The Contours of Facial Recognition

When you think about it, facial recognition is a deeply “human” action.  It’s the most common way for people to recognize one another, it’s one of the earliest stages of our developmental attachment to our parents, and it is, by far, the easiest way to evaluate someone’s credibility, intentions, and personality.  It explains why we… Read More

Getting Bad Advice

The Internet is a risky place for “expertise.”  Because it is both a platform and a megaphone, it creates its own multiplier effect for whatever you put into it.  If the arguments of the last few years have proven anything, it’s that even a poorly concocted lie spreads far faster than a well-explained truth, largely… Read More

Genetic Testing and the Illusion of Privacy (Policies)

One recent trend that makes privacy professionals very nervous is the “what’s my DNA say about me” fad.  You swab your cheek, mail it off to a lab, and presto: you learn that you’re 99% Irish/Scottish and 1% Pacific Islander with a high chance of getting appendicitis.  Obviously, unlocking the mysteries of our ancestry is… Read More

How to Protect Your Data in a Data Partnership – from “Data Leverage”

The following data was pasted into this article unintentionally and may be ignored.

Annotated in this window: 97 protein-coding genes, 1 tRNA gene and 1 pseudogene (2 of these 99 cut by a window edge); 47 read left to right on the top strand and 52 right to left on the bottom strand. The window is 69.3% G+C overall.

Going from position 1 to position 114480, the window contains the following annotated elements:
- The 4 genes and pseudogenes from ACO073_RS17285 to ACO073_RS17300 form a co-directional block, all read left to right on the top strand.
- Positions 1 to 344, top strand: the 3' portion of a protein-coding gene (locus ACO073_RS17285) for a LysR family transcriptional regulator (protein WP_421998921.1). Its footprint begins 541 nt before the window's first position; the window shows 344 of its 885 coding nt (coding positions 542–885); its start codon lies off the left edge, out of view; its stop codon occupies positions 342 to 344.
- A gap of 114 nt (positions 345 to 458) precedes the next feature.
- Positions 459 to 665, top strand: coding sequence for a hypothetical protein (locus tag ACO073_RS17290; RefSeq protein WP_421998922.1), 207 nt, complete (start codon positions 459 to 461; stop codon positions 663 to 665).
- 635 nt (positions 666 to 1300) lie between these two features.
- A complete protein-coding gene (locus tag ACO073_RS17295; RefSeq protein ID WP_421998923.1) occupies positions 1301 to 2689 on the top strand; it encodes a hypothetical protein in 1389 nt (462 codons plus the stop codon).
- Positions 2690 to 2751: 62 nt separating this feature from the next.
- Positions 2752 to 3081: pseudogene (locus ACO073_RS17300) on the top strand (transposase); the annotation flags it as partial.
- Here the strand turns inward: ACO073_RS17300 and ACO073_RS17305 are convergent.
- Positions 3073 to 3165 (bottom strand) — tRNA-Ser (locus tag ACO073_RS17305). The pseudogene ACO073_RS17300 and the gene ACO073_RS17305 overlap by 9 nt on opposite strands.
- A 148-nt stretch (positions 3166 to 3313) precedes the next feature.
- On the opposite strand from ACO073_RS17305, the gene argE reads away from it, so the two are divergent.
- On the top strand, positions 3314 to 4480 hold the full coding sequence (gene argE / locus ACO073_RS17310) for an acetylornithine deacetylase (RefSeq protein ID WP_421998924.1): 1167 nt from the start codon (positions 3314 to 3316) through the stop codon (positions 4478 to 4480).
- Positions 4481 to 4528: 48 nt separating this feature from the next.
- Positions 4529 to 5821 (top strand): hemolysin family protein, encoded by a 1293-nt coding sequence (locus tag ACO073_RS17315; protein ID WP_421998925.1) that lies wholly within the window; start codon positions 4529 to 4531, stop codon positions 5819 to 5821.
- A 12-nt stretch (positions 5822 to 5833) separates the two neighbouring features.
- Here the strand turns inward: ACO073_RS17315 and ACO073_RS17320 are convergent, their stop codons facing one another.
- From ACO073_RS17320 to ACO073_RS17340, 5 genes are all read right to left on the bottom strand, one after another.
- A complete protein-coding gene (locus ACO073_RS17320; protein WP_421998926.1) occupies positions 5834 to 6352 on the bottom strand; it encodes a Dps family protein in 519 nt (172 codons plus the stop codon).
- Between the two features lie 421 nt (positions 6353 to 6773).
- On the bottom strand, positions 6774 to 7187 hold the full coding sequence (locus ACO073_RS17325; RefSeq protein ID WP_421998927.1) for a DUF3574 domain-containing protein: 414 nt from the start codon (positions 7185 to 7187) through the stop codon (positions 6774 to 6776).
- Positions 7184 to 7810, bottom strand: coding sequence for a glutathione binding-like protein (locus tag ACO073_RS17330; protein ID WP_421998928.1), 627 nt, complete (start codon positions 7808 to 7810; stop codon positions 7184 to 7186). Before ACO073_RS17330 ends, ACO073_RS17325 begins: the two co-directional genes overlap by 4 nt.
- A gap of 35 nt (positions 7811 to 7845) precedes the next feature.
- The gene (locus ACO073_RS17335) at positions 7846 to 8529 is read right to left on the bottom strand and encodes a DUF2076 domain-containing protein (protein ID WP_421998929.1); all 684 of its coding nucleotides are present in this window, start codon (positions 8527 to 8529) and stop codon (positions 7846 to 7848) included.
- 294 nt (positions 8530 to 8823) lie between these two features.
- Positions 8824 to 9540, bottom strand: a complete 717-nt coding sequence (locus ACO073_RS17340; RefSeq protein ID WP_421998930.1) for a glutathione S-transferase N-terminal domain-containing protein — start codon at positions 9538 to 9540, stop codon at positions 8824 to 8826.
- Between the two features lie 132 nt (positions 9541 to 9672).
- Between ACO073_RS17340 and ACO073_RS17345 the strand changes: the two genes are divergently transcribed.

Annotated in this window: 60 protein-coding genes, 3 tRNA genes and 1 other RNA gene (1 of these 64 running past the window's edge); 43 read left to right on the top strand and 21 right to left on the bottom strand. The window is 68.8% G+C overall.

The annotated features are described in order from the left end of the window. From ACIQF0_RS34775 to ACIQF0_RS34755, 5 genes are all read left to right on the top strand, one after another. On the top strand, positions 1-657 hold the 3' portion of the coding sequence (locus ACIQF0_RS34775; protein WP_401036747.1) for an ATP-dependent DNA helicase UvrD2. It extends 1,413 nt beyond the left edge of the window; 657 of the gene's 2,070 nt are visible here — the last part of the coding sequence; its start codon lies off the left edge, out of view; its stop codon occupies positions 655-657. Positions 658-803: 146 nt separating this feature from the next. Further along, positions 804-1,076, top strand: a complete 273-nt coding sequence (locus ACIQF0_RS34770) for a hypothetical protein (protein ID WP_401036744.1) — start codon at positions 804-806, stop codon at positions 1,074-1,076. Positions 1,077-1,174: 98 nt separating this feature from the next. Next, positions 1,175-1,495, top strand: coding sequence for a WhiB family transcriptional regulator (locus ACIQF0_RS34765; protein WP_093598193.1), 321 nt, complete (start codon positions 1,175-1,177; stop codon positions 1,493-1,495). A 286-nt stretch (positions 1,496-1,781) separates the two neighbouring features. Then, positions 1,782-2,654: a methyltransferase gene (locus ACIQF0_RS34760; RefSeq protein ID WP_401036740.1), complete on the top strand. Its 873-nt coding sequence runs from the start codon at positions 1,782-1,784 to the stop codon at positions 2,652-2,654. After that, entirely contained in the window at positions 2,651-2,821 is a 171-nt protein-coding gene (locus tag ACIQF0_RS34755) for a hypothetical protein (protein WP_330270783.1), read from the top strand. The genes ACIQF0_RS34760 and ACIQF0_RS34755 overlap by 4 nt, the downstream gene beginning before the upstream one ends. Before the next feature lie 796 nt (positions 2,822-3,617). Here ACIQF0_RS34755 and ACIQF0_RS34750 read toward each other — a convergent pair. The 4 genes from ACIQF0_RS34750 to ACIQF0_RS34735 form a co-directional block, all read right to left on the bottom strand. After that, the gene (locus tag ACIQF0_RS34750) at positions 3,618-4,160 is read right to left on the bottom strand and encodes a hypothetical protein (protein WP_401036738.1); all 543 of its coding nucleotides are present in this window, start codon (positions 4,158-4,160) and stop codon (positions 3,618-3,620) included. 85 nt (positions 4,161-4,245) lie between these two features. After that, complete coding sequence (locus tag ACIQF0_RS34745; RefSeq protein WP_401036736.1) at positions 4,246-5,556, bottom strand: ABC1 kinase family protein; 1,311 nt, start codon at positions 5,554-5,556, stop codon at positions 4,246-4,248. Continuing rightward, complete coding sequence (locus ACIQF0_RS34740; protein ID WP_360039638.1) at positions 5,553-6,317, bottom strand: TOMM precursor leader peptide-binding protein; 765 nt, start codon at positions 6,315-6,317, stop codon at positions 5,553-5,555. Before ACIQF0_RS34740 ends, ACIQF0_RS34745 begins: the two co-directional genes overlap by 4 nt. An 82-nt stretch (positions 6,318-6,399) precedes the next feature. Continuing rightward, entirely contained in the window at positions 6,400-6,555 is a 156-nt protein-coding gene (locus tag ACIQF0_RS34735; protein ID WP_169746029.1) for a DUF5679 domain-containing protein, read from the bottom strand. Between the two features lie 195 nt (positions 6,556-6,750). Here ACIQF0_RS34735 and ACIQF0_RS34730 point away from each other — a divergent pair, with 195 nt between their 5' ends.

We spend an enormous amount of time talking about the benefits of data partnerships but, of course, they aren’t without their risks.  No one enters into a business relationship assuming that everything will go exactly as planned (without serious problems later, anyway).  But how do you identify ways to protect your business, your data, and… Read More

Data is Not the “New X.” Data is You.

If we’ve had this happen once, it’s happened several dozen times.  We’ll be discussing our book, or our practice, or how we approach privacy issues, and someone will say something like “Yes, well, you know, data is the new x.”  And x can be anything.  Oil, money, gold, papayas, whatever. The analogy is, essentially, that… Read More